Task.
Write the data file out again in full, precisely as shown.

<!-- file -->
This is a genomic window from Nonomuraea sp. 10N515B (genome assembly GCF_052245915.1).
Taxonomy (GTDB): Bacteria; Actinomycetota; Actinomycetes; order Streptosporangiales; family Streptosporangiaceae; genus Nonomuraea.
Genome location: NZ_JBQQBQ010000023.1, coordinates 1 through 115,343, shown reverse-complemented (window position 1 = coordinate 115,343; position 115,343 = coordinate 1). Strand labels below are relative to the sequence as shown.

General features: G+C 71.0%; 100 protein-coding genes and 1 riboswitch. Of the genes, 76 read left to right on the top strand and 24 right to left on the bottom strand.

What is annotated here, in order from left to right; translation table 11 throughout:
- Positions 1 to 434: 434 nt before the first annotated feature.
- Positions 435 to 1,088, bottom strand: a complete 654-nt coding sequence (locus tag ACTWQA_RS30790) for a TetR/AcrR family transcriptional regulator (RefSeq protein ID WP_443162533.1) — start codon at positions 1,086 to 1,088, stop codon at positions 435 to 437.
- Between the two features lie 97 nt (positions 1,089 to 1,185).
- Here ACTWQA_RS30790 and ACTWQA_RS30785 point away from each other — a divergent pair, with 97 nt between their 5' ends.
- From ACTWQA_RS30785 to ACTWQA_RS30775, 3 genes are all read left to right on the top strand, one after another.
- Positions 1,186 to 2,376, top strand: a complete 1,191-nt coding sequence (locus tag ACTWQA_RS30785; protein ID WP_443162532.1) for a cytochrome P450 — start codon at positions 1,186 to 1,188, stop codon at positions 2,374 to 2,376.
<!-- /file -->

This is a genomic window from Nonomuraea sp. 10N515B (genome assembly GCF_052245915.1).
Taxonomy (GTDB): Bacteria; Actinomycetota; Actinomycetes; order Streptosporangiales; family Streptosporangiaceae; genus Nonomuraea.
Genome location: NZ_JBQQBQ010000023.1, coordinates 1 through 115,343, shown reverse-complemented (window position 1 = coordinate 115,343; position 115,343 = coordinate 1). Strand labels below are relative to the sequence as shown.

General features: G+C 71.0%; 100 protein-coding genes and 1 riboswitch. Of the genes, 76 read left to right on the top strand and 24 right to left on the bottom strand.

What is annotated here, in order from left to right; translation table 11 throughout:
- Positions 1 to 434: 434 nt before the first annotated feature.
- Positions 435 to 1,088, bottom strand: a complete 654-nt coding sequence (locus tag ACTWQA_RS30790) for a TetR/AcrR family transcriptional regulator (RefSeq protein ID WP_443162533.1) — start codon at positions 1,086 to 1,088, stop codon at positions 435 to 437.
- Between the two features lie 97 nt (positions 1,089 to 1,185).
- Here ACTWQA_RS30790 and ACTWQA_RS30785 point away from each other — a divergent pair, with 97 nt between their 5' ends.
- From ACTWQA_RS30785 to ACTWQA_RS30775, 3 genes are all read left to right on the top strand, one after another.
- Positions 1,186 to 2,376, top strand: a complete 1,191-nt coding sequence (locus tag ACTWQA_RS30785; protein ID WP_443162532.1) for a cytochrome P450 — start codon at positions 1,186 to 1,188, stop codon at positions 2,374 to 2,376.